A senior police officer has said she hopes the falling level of homophobic hate crime recorded in Northern Ireland does not represent loss of confidence in policing.
PSNI Chief Superintendent Emma Bond acknowledged concerns about under-reporting during a special policing event at Ulster University as part of the Pride festival in Belfast.
She said the crime was concentrated within urban areas with night time economies.
Most incidents involved violence, assaults or other offences against the person.
Homophobia represents around a 10th of all hate crime.
Out of more than 1,000 hate crimes reported last year, 163 involved homophobia and another 17 surrounded trans-gender issues.
The senior officer added: “We are working really hard as a police service in partnership with other agencies from the statutory and voluntary sector trying to address issues around hate crime.
“We would hope that is having a degree of success.
“I do believe that we need to be doing more from the preventative point of view.
“We are dealing with and reacting to incidents being reported to us.”
She said there were concerns around reducing numbers of reports.
“What I would hope is that it is not an indication around loss of confidence in the police.”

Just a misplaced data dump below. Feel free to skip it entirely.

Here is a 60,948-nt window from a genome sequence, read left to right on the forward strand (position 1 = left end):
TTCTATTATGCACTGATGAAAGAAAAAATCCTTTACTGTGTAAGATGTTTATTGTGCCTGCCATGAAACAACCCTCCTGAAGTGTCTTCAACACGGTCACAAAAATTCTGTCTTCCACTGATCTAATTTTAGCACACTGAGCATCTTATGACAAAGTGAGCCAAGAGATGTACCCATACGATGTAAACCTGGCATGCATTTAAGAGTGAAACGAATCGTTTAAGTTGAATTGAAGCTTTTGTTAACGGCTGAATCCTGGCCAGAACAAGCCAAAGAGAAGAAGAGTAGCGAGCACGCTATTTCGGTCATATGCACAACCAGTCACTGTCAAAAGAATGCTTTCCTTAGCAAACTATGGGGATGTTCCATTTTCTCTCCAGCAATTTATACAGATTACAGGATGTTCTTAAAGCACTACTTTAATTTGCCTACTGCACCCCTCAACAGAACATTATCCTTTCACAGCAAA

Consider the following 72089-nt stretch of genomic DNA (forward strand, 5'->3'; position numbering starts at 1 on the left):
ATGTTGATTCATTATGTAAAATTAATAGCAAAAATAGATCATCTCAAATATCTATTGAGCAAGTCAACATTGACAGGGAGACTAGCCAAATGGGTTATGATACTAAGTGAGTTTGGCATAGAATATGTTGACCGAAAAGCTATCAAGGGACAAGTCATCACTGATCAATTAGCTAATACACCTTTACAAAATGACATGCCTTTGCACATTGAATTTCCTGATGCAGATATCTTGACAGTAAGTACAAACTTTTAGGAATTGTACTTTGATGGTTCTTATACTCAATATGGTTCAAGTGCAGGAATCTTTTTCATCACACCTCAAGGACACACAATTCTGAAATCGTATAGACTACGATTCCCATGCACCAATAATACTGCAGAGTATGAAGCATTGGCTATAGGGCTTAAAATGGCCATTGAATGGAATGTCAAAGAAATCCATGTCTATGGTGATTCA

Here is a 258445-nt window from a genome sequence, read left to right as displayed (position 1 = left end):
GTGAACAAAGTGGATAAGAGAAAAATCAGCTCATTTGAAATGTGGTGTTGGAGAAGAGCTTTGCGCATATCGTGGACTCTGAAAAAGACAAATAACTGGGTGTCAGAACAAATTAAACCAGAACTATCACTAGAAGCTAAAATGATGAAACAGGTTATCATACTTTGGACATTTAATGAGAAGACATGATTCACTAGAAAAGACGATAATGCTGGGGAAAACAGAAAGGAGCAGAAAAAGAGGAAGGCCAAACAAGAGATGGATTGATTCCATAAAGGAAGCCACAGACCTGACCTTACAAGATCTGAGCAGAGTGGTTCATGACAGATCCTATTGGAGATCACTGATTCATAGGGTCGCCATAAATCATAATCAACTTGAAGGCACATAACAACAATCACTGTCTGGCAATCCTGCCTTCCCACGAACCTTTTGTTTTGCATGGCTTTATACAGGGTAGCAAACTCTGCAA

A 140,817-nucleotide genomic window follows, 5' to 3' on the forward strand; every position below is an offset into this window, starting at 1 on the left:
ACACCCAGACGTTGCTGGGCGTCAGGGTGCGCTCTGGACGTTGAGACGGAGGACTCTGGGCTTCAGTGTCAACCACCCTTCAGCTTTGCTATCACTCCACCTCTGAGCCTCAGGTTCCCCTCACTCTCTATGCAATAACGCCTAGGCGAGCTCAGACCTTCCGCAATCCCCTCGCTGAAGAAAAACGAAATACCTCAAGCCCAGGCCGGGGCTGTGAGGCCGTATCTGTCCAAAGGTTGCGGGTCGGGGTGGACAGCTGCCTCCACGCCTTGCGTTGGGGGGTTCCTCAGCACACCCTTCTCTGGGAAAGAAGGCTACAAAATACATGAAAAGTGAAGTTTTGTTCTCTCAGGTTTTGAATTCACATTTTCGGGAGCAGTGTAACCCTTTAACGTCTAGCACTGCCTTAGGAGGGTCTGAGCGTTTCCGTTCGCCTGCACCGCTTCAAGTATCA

She said crime trends fluctuated and levels of transphobic hate crime had increased over the last 12 months.
Last year a Green Party representative urged greater exposure of the problem after he was subjected to verbal abuse in a street in Belfast.
Malachai O’Hara from North Belfast was told he had dropped his “gay card” and threatened with violence from a passing vehicle.
Ms Bond urged those with concerns to report them to police.
Officers will be free to march at this Saturday’s Pride parade in Belfast.
Ms Bond added: “It is a opportunity to reinforce the message and show our commitment to having it investigated, being visible, doing outreach and engaging directly.”
She said none of the officers taking part were being paid for their time.
A couple of vehicles have been painted with Pride messaging and Ms Bond said that cost just over £500.
“It is public money but we feel that is an investment as part of supporting that visible presence, to show that hate crime is wrong.”
- Press Association